Final verdict: It’s a short movie and it isn’t good. That being said, if you’re looking for a Sharknado type experience and a few laughs, there are worse ways to spend an hour and a half of your life. But if you enjoyed Clerks, Dogma, and Jay and Silent Bob Strike Back, this film will definitely have you wondering what’s up with Kevin Smith. 

Tomatometer: 20%
Audience Score: 39%
Nick Score: 30%

     See Hoser, Urban Dictionary (May 5, 2007), 
2     So, yeah, Johnny Deppís daughter and Kevin Smithís daughter are the two lead actresses. I donít think the film industry has nepotism laws. See, e.g., The Godfather Part III, (1990). 
3      We even get an "I'm not even supposed to be here today!" so that was a nice touch. 
4     In my COMPLETELY unqualified opinion. 

Performing Statistics Exhibit

Tex Pasley '17
Co-President, Va. Law in Prison Project

By now, I suspect that everyone at this Law School (who is either a user of the library or who likes their coffee free) has passed the art exhibit currently on display in Withers-Brown. If you have not already, I encourage you to read the text accompanying the exhibit and take a copy of the materials provided on the table to the left of the library entrance.

All the artwork in the exhibit is created by a group of incarcerated youth at the Richmond Juvenile Detention Center. Every year, the children visit Art 180—a Richmond non-profit—and work with artists to produce exhibitions that visualize their ideas for transforming the juvenile justice system. Under the name “Performing Statistics,” Art 180 works with the Legal Aid Justice Center to advocate for changes in juvenile justice policy here in Virginia. The current exhibit will run until Spring Break, and we hope to hold a reception with Performing Statistics in the last week of February, during the National Student Week Against Mass Incarceration (co-sponsored by the Virginia Law in Prison Project, and the UVa chapters of the National Lawyers’ Guild and Black Law Students Association).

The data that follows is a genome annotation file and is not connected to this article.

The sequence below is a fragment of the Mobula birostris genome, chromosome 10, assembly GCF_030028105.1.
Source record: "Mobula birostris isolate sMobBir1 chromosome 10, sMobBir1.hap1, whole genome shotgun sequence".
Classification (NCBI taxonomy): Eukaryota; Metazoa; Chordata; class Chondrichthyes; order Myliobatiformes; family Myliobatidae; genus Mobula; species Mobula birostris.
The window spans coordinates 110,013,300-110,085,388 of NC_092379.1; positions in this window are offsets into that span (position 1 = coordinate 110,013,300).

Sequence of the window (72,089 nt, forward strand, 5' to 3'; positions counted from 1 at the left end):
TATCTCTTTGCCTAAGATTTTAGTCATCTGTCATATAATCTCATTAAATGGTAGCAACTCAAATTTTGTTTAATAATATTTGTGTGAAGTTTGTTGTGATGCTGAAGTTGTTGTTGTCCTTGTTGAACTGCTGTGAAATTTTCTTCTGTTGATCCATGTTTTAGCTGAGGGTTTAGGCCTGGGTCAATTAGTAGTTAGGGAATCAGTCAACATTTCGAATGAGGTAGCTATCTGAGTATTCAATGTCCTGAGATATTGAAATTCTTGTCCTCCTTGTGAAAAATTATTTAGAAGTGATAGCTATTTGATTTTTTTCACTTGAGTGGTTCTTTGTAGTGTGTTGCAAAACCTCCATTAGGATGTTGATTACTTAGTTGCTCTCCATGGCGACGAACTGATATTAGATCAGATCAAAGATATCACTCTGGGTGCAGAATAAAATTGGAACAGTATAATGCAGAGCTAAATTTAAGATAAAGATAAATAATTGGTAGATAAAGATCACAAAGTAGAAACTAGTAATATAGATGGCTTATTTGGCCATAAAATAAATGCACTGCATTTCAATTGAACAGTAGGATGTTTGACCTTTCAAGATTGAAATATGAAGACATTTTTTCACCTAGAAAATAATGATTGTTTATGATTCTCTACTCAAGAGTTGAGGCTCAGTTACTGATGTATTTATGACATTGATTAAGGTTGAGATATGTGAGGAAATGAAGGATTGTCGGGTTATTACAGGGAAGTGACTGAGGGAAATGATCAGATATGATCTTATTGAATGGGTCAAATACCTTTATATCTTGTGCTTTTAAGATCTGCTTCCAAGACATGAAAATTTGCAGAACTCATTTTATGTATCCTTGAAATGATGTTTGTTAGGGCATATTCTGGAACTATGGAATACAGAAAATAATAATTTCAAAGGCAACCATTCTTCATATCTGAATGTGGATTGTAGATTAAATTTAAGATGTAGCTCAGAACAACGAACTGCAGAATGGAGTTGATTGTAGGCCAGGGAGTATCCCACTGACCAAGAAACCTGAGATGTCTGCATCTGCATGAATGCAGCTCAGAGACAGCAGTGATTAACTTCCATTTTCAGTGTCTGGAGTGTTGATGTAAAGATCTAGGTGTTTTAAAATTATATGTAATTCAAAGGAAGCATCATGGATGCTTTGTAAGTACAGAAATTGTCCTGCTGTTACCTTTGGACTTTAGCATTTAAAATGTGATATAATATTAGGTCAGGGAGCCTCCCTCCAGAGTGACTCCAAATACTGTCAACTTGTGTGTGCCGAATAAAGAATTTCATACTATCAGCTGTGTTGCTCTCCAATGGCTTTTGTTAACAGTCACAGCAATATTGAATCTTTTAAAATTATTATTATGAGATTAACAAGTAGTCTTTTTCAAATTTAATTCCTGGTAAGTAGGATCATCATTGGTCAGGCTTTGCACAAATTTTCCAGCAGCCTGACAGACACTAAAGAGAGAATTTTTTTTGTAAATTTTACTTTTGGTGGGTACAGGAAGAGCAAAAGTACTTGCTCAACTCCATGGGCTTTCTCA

I recognize some may object to the content and prominent location of the exhibit within the law school, and I encourage people to e-mail me at if they have questions or concerns. My hope is that the exhibit forces us to discuss the moral, political, and legal appropriateness of the choice to deprive a person—juvenile or adult—of her liberty. The process of legal education prepares us well for the objective, rigorous analysis lawyers need to advocate, but we sometimes need a reminder that the law is fundamentally an effort to protect human dignity. 

This show would not happen without the efforts of many people, and I would like to especially thank Kate Duvall in the student affairs office, Taylor Fitchett and Micheal Klepper in the Law Library, the staff at Performing Statistics, and the members of VLPP and CARE for their help in putting up the show.


K-Cup Compendium: The Definitive K-Cup Rankings

Nick Rutigliano '18
Guest Columnist

PILA is over and exam season will soon be upon us. This next month will leave the best of us weary and exhausted. For those of us that will be spending a significant portion of our waking hours in the library, the Keurig machines in MyLab offer sweet, sweet temporary reprieve. Free coffee in the library is one of the most appreciated perks of being a student here, and we have access to a nice variety of coffee at the press of a button. As part of this investigative piece, I took the time to sample them all and offer my thoughts on each blend. 

Disclaimer – any negative opinions expressed are purely out of jest. This author appreciates all of the fine coffees available to us here and would never mean to genuinely disparage them. Please don’t ever take the coffee away. 

Columbian Fair Trade Select

Described as “classically balanced with a ripe fruit finish,” this is actually a pretty good cup of coffee. It’s a nice medium roast, and true to its description, very balanced and smooth with a pleasant after taste. I’m really not sure what this “ripe fruit” is all about, but this cup finishes with a nice acidity that plays off the caramel notes up front. 

Dark Magic

As far as K-Cups go, this blend will actually deliver a somewhat complex flavor profile. Rich aromas of a heavy dark roast linger after the initial dark, cocoa flavors develop. Minimal acidity with some pleasing bitterness as the coffee finished.